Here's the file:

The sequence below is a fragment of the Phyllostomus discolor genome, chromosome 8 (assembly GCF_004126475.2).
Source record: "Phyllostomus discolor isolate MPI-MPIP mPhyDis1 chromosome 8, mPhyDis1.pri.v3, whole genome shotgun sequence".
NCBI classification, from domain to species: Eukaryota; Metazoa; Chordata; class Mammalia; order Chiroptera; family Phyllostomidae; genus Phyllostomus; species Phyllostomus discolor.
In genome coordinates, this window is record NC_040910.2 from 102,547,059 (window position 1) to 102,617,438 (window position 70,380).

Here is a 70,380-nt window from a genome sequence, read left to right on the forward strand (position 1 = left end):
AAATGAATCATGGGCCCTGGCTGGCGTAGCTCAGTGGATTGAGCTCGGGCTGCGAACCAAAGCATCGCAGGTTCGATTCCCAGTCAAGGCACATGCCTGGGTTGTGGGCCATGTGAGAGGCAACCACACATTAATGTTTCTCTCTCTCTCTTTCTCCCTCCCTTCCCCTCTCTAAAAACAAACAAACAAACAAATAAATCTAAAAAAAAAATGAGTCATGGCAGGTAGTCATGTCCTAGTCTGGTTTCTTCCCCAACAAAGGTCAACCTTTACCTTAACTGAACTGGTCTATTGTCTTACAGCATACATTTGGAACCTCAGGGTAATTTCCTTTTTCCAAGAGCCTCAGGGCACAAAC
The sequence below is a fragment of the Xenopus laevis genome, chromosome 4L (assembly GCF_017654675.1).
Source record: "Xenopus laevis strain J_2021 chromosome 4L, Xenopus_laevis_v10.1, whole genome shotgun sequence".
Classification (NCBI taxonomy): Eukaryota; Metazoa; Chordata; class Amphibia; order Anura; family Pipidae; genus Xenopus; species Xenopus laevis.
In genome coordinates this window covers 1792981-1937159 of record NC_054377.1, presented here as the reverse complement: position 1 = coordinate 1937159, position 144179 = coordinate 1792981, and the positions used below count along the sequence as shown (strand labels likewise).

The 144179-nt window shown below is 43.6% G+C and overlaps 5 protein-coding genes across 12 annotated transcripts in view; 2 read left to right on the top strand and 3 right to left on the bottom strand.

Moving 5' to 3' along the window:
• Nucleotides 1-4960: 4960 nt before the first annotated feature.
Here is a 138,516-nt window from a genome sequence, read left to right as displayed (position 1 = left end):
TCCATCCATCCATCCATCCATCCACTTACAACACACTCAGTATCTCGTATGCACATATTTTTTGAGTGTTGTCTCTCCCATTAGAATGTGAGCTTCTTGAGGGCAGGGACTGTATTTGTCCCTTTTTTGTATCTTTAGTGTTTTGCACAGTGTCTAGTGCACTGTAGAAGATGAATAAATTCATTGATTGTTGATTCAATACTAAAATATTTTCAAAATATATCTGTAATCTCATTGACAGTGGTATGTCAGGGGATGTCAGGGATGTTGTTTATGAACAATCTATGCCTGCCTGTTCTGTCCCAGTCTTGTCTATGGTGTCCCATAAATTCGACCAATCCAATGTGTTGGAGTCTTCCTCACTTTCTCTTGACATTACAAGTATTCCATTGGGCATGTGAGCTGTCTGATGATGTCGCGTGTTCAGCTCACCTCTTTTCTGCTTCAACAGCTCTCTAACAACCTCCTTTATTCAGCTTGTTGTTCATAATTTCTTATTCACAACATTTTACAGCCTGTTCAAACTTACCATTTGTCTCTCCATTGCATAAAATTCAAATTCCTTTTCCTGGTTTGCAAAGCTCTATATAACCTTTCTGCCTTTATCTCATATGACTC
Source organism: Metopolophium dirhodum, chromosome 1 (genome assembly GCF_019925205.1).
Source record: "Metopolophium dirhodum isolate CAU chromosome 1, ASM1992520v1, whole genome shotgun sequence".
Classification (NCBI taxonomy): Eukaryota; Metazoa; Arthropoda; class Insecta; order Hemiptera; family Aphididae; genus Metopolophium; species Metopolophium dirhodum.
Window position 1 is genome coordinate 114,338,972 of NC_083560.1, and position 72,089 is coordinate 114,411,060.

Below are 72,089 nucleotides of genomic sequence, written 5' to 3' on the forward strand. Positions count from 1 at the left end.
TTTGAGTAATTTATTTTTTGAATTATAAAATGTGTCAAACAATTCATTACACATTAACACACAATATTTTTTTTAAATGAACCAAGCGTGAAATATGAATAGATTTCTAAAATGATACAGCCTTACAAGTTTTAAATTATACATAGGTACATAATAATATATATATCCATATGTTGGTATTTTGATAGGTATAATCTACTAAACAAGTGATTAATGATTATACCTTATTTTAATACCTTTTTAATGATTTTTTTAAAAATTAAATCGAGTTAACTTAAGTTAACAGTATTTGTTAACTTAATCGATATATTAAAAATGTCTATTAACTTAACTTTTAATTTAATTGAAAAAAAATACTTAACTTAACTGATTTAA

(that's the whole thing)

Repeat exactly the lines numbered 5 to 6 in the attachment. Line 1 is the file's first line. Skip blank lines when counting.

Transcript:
Here is a 70,380-nt window from a genome sequence, read left to right on the forward strand (position 1 = left end):
AAATGAATCATGGGCCCTGGCTGGCGTAGCTCAGTGGATTGAGCTCGGGCTGCGAACCAAAGCATCGCAGGTTCGATTCCCAGTCAAGGCACATGCCTGGGTTGTGGGCCATGTGAGAGGCAACCACACATTAATGTTTCTCTCTCTCTCTTTCTCCCTCCCTTCCCCTCTCTAAAAACAAACAAACAAACAAATAAATCTAAAAAAAAAATGAGTCATGGCAGGTAGTCATGTCCTAGTCTGGTTTCTTCCCCAACAAAGGTCAACCTTTACCTTAACTGAACTGGTCTATTGTCTTACAGCATACATTTGGAACCTCAGGGTAATTTCCTTTTTCCAAGAGCCTCAGGGCACAAAC